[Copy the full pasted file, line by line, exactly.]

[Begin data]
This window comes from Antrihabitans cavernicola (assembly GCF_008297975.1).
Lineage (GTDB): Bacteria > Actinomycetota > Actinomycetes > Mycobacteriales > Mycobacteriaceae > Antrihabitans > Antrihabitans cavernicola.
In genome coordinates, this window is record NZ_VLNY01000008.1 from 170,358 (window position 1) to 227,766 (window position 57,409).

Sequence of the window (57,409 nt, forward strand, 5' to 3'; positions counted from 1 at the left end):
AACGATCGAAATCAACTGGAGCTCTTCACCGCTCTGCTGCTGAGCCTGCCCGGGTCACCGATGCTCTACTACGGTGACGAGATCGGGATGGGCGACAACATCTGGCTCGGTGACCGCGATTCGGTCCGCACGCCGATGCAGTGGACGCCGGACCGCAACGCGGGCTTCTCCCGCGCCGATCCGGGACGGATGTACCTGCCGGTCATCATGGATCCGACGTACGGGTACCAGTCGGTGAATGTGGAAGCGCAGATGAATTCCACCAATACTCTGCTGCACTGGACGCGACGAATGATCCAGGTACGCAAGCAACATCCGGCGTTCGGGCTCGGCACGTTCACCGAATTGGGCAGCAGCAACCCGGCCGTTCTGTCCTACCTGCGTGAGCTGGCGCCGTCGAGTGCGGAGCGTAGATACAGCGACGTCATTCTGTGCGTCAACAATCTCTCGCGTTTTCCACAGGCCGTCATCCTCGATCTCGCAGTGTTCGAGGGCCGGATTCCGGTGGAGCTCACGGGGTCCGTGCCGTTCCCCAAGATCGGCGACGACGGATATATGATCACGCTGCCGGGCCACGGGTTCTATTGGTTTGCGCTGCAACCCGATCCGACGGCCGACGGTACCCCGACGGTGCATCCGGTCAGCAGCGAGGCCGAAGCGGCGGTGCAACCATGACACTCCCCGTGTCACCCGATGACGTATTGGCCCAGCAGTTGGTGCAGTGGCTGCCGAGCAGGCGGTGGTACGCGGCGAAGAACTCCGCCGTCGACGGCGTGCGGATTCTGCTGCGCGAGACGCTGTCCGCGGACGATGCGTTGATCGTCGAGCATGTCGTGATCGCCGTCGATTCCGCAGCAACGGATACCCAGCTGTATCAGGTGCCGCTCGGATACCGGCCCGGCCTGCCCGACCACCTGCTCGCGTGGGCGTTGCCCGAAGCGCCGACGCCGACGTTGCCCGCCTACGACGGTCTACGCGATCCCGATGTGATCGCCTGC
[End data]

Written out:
This window comes from Antrihabitans cavernicola (assembly GCF_008297975.1).
Lineage (GTDB): Bacteria > Actinomycetota > Actinomycetes > Mycobacteriales > Mycobacteriaceae > Antrihabitans > Antrihabitans cavernicola.
In genome coordinates, this window is record NZ_VLNY01000008.1 from 170,358 (window position 1) to 227,766 (window position 57,409).

Sequence of the window (57,409 nt, forward strand, 5' to 3'; positions counted from 1 at the left end):
AACGATCGAAATCAACTGGAGCTCTTCACCGCTCTGCTGCTGAGCCTGCCCGGGTCACCGATGCTCTACTACGGTGACGAGATCGGGATGGGCGACAACATCTGGCTCGGTGACCGCGATTCGGTCCGCACGCCGATGCAGTGGACGCCGGACCGCAACGCGGGCTTCTCCCGCGCCGATCCGGGACGGATGTACCTGCCGGTCATCATGGATCCGACGTACGGGTACCAGTCGGTGAATGTGGAAGCGCAGATGAATTCCACCAATACTCTGCTGCACTGGACGCGACGAATGATCCAGGTACGCAAGCAACATCCGGCGTTCGGGCTCGGCACGTTCACCGAATTGGGCAGCAGCAACCCGGCCGTTCTGTCCTACCTGCGTGAGCTGGCGCCGTCGAGTGCGGAGCGTAGATACAGCGACGTCATTCTGTGCGTCAACAATCTCTCGCGTTTTCCACAGGCCGTCATCCTCGATCTCGCAGTGTTCGAGGGCCGGATTCCGGTGGAGCTCACGGGGTCCGTGCCGTTCCCCAAGATCGGCGACGACGGATATATGATCACGCTGCCGGGCCACGGGTTCTATTGGTTTGCGCTGCAACCCGATCCGACGGCCGACGGTACCCCGACGGTGCATCCGGTCAGCAGCGAGGCCGAAGCGGCGGTGCAACCATGACACTCCCCGTGTCACCCGATGACGTATTGGCCCAGCAGTTGGTGCAGTGGCTGCCGAGCAGGCGGTGGTACGCGGCGAAGAACTCCGCCGTCGACGGCGTGCGGATTCTGCTGCGCGAGACGCTGTCCGCGGACGATGCGTTGATCGTCGAGCATGTCGTGATCGCCGTCGATTCCGCAGCAACGGATACCCAGCTGTATCAGGTGCCGCTCGGATACCGGCCCGGCCTGCCCGACCACCTGCTCGCGTGGGCGTTGCCCGAAGCGCCGACGCCGACGTTGCCCGCCTACGACGGTCTACGCGATCCCGATGTGATCGCCTGC